These political and legislative changes, while significant, are far less important than the potentially devastating results of the separate lawsuits filed by state attorneys general against the bill. The first decision by Judge Henry Hudson in response to a suit filed by the state of Virginia said that the so-called "individual mandate- the requirement that every American be required by law to purchase health insurance- was unconstitutional." But Hudson stopped there- while he struck down the mandate, he ruled that the rest of the law should remain in place.
Liberals were unhappy with the decision, to be sure, and were quick to point out it was only one decision and that Hudson was a Republican appointee. Even so, they were relatively restrained in their objections, perhaps because they understood that Hudson's decision itself was relatively restrained. Liberal blogger Ezra Klein, for example, said he found it "a far cry from a world in which the Supreme Court strikes down the whole of the health-care law."
If this were Shakespeare, Klein's comment would have been followed by the stage direction "Enter Vinson." On January 31, Judge Roger Vinson issued a 78-page judicial avalanche of a decision in a separate case brought by 26 states acting in concert, citing The Federalist Papers, Madison, Hamilton, and the Constitution as part of his reasoning. In his opinion, Judge Vinson agreed with Judge Hudson and with the states "that Congress exceeded the bounds of its authority in passing the Act with the individual mandate."
But he went further, overturning not just the mandate but the entire bill. Using the metaphor of a finely crafted watch, he determined that ObamaCare "has approximately 450 separate pieces, but one essential piece (the individual mandate) is defective and must be removed." He made the point even sharper by noting that it was the Obama administration that had argued- "at least 14 times in its motion"- how crucial the mandate was to the working of the law. He also made clear that "this case is not about whether the Act is wise or unwise legislation. It is about the Constitutional role of the federal government."
The drama- within-the-drama here was the political decision by Obama and congressional Democrats to ram through a flawed piece of legislation without the American-style debate and consensus-building that identifies problems and irons out kinks. In fact, according to Timothy Jost of Washington and Lee University, "Everyone expected that there would be a conference committee that would straighten out the issues in the bill. And then there was Scott Brown's election." Brown's election meant that the Democrats would pursue an approach that did not include a "severability clause"- a provision that allows a law to survive should a part of it become invalidated. They did not have to take this approach. Jonathan Turley of George Washington University, a supporter of the health law, lamented that "the bill unnecessarily triggered the constitutional fight that led to its rejection in two federal courts."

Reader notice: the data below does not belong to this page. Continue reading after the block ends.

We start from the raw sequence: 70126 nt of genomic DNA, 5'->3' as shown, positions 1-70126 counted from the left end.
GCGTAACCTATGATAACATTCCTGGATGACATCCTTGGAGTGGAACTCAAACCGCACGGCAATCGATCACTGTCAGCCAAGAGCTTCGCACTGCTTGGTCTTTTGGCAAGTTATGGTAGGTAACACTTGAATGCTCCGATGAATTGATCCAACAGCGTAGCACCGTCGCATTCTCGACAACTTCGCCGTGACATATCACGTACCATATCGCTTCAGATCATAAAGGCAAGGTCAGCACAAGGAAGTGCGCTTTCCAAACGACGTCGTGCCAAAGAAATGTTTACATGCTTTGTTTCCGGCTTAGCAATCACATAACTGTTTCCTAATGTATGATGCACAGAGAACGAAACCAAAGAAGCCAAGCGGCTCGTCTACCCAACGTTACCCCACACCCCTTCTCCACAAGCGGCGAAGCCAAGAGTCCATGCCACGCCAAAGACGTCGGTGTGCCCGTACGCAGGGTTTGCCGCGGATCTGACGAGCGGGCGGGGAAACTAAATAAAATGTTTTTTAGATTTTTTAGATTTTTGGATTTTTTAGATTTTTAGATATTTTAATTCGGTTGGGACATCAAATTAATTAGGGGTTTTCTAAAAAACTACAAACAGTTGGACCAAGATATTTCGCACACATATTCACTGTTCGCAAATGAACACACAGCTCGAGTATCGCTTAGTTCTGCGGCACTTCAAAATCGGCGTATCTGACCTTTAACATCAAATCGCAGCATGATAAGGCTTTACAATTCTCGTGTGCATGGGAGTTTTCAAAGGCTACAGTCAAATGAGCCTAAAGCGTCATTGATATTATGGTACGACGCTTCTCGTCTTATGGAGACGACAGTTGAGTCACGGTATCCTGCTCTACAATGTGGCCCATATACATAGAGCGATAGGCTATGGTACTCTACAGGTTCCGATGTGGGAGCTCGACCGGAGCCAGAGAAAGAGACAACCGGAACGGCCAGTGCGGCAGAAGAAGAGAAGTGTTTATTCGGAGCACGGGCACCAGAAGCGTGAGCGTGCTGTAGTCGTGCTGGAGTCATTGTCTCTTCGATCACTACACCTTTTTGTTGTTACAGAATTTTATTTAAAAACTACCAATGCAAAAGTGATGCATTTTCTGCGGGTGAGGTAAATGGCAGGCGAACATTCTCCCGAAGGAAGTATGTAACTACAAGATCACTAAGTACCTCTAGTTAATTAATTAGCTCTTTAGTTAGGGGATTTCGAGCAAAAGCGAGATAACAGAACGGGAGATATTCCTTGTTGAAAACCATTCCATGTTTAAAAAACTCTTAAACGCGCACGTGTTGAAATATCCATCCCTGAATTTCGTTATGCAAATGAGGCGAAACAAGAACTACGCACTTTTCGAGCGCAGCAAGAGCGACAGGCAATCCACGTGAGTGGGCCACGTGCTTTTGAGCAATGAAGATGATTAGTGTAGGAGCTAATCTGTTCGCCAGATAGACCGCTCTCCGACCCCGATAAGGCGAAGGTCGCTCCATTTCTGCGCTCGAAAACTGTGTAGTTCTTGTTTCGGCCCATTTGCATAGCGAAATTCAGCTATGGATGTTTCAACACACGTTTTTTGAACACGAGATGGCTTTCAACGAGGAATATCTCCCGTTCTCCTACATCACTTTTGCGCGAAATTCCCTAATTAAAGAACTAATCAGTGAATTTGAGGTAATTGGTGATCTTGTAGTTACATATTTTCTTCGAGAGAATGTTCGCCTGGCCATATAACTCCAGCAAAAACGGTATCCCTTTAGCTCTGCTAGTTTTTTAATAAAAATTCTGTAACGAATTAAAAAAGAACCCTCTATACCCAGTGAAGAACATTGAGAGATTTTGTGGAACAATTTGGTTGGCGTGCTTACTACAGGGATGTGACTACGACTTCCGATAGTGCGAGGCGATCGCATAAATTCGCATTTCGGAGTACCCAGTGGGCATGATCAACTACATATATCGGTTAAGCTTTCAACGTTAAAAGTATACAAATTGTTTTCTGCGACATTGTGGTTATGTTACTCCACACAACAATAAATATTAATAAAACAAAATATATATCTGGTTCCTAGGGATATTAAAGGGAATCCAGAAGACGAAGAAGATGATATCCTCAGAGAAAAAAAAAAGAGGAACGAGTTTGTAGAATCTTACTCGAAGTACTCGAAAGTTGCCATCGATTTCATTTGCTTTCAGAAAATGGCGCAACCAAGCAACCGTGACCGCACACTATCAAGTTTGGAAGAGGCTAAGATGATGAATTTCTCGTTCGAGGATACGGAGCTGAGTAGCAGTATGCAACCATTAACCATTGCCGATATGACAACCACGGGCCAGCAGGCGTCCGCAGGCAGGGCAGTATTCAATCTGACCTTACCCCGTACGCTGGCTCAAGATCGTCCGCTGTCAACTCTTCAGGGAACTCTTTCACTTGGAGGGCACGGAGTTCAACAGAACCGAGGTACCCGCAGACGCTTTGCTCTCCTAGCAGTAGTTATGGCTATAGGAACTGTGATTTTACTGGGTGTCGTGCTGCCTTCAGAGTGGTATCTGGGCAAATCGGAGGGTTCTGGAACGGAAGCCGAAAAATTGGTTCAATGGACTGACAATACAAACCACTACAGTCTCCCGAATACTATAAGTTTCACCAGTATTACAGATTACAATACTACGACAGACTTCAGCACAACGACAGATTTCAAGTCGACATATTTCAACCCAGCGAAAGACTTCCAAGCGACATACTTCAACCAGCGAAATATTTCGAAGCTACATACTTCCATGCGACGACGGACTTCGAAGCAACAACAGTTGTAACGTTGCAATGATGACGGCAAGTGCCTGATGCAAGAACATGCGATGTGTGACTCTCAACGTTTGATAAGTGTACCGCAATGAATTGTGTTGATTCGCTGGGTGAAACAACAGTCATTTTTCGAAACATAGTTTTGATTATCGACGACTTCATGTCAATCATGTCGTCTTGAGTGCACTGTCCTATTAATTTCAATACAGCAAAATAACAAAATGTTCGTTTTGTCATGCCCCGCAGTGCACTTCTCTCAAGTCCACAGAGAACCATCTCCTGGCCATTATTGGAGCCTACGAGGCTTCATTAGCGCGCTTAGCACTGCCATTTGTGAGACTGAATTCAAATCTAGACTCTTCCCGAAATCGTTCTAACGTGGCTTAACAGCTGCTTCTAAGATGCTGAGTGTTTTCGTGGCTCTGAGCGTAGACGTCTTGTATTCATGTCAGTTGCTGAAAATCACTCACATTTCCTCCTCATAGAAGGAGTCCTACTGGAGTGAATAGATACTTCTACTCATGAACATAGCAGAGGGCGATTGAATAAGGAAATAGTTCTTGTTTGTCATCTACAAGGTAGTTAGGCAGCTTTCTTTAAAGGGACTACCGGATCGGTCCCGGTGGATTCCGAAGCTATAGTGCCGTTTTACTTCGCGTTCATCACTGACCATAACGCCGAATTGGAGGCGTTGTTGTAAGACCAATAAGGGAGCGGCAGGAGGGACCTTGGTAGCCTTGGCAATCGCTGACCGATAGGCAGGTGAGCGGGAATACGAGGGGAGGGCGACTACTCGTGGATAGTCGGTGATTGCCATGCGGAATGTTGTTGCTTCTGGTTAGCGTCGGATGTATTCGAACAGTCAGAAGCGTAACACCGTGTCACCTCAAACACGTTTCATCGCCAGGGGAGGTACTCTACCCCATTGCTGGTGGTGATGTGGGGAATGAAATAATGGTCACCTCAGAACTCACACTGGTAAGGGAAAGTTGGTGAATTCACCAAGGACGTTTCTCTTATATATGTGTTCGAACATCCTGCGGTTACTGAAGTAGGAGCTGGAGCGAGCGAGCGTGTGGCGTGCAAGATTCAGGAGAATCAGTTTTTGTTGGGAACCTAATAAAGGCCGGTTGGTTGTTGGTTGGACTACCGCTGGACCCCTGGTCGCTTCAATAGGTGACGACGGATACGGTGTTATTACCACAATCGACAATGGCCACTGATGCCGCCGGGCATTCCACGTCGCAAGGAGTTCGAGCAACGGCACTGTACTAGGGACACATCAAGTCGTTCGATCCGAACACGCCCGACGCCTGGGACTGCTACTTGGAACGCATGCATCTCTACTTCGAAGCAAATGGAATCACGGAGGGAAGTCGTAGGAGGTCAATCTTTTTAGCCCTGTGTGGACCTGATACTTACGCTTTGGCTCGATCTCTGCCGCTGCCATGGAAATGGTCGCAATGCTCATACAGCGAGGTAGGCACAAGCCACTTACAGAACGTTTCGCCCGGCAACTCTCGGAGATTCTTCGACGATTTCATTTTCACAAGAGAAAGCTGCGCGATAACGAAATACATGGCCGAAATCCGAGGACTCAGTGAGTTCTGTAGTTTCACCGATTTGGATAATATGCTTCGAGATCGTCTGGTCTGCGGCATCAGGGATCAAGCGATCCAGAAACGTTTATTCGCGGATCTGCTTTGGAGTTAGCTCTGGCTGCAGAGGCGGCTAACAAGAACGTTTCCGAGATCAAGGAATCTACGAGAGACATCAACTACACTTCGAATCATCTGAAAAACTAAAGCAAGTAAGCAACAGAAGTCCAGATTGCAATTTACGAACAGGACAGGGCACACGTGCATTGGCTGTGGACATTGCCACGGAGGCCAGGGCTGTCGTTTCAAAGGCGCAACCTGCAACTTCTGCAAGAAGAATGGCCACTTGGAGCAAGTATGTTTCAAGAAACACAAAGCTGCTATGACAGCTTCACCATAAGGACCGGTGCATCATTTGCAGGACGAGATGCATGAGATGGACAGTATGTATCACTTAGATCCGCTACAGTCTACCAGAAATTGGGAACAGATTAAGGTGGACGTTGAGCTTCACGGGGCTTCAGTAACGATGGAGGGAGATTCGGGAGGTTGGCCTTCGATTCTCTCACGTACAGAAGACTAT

Vinson's ruling means that even before a potential Supreme Court decision at some point in 2012, there is a good case to be made that the implementation process for the bill should come to a halt in the meanwhile. The Wall Street Journal's Janet Adamy reported that "David Rivkin, an attorney for the plaintiffs, said the ruling meant the 26 states challenging the law must halt implementation of pieces that apply to states and certain small businesses represented by plaintiffs."
Florida, for one, has said that it will shut down implementation efforts. A number of other states, including Wisconsin, are considering what applying the Rivkin view would mean. When Adamy brought this inconvenient aspect of the decision to the Obama White House press shop for comment, she was told, anonymously, that "we will continue to operate as we have previously." Of course, it was this very "damn the torpedoes, full speed ahead" approach that has caused so much political and now legal trouble for the White House.
These two decisions, by Hudson and now Vinson, constituted the third heavy body blow in short order to ObamaCare. For many people, this new line of assault seemed to have come out of nowhere, and perhaps it had. The New York Times's Kevin Sack observed that Vinson's "ruling was nonetheless striking given that only nine months ago, prominent law professors were dismissing the constitutional claims as just north of frivolous." Clearly, a lot had changed for the law in the nine months since it had passed.